Growing Good Kids

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"Growing good kids" by Merridith Frediani (CatholicMom.com)

Copyright 2018 Merridith Frediani. All rights reserved.

 

I love having teenagers. People often look at me as if I’m a couple cents short of a dollar when I say that. Perhaps, they seem to be thinking, living with three teens has finally broken her.

But I really do love teenagers. To be fair, I have said that about all the stages of child raising, except having newborns. That was really not my bailiwick. Teens are fun, though. They have opinions and a sense of humor. We can do things with our teens that are fun and mentally challenging for us as well as them. While I absolutely loved reading aloud to my kids and did it several times a day, being able to recite Dr. Seuss’ A-B-C or Moo Baa La La La from memory are not shining intellectual achievements.  

Teens get a bad rap. Sometimes it is deserved. When they throw the most withering of looks at us or roll their eyes so deep into their heads it is surprising they don’t get stuck, they do their contemporaries no favors. When they grunt and growl in response to reasonable questions or utter “you just don’t get it” sotto voce because they couldn’t be bothered to speak loud enough to be heard thus requiring us to ask them to repeat themselves, they aren’t helping their cause.  

But it doesn’t have to be that way. It is possible to live with teenagers and enjoy them. It is conceivable that they can be entertaining and fun. Liking them and being liked by them is achievable. Below are some things that worked for us. Our kids are far from perfect and there have been many times when we’ve all wanted to break up with each other or at least not speak for a bit. As one of my kids has said to me, “we are at odds.” However, those times pass and mostly we have fun together.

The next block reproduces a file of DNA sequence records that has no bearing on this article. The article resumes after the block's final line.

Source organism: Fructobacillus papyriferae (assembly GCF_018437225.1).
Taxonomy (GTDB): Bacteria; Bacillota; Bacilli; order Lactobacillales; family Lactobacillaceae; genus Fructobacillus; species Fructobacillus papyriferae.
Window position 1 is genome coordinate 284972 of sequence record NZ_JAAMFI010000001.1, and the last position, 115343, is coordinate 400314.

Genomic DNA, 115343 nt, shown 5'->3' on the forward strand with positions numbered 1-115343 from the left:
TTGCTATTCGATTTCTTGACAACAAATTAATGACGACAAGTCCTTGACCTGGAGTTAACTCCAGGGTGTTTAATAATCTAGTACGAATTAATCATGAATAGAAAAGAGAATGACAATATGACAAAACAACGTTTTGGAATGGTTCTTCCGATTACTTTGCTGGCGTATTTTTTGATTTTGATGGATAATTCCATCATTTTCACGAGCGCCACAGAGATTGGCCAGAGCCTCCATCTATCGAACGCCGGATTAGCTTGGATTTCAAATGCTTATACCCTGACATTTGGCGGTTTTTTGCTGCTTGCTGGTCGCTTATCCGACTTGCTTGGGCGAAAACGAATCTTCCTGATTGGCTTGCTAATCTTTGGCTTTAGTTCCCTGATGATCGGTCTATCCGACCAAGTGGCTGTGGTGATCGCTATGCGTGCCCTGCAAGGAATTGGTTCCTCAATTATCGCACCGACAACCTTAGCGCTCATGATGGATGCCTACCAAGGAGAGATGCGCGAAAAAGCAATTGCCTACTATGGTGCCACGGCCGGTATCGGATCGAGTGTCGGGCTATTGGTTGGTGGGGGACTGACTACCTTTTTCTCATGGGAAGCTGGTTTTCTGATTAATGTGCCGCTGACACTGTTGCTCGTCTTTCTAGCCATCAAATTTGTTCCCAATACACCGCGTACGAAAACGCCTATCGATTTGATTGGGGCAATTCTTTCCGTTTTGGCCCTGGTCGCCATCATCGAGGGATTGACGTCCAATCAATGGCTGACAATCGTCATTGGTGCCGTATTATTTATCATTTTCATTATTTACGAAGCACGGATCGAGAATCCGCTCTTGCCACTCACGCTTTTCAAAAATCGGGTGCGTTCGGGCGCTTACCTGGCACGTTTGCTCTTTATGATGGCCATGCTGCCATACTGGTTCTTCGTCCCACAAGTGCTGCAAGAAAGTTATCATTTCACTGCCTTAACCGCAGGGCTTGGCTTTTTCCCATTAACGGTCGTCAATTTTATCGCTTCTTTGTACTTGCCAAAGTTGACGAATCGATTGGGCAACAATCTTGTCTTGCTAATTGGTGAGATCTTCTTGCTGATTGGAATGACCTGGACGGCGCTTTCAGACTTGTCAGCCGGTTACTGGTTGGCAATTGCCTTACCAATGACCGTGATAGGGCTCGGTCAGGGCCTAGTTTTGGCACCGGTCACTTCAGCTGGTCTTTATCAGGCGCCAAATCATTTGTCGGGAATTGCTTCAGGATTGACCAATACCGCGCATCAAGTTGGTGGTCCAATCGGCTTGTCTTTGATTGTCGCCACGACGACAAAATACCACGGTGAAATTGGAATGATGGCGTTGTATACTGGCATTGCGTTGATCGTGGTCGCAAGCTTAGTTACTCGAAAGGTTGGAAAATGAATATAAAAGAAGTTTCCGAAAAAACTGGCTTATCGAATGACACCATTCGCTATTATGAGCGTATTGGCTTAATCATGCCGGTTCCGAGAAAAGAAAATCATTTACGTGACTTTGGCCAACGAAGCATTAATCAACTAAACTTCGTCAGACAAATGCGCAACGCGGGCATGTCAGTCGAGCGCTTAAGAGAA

So I compiled a list of things that seemed to have worked so far.  

Some Ways to Grow Good Kids:

Pray! 

This is the most important. If you do nothing else, do this. When I was staying home with young children I prayed for one week of patience every Sunday. I assured God that I would be back the following week for another week’s worth, but instead of trying to handle the whole thing all at once, I took it in weeks.

I pray to be the mother my children deserve. I know that I am one flawed lady and if left to myself, I will not do this mothering thing well. So I ask for the graces to be what they need a good mother to be and what they, as children of God, deserve. I need strength to make and keep hard decisions and to be firm yet loving.

I consecrated my children to our Blessed Mother and pray for St. Monica’s intercession. St. Monica knew how to handle a challenge so I know she can help when I’m convinced my child is straying. The Virgin Mary is our ultimate example of mothering. When I feel like I just can’t do it anymore, I throw that kid up to her and ask her to take over. She can do it much better than I. 

Go to Mass together every Sunday! Even if there is a soccer game or people are grouchy, go to Mass and gut it out if they are crying or fidgeting. It will get easier. Make sure they know that if they live in your house they will attend Sunday Mass. No exceptions. Without a doubt, the nicest teens I know are the ones who are at Mass every Sunday even after they have been confirmed.

Pray together at home. There is a fair amount of complaining that gets rained down on me when I announce that we are going to do a family Rosary, but by the time we are done, there are smiles and laughing. Every time.  

Like your kids.  

It’s not enough to love them. You need to like them. This is not just loving someone but not liking his behavior. This is genuinely liking your children. Let them know both directly and indirectly. Example: there’s no school on Friday. Is your reaction that of frustration because you have to have kids in the house or are you happy because you get have kids in the house? The difference is liking your kids and they know whether you are glad to be around them or annoyed.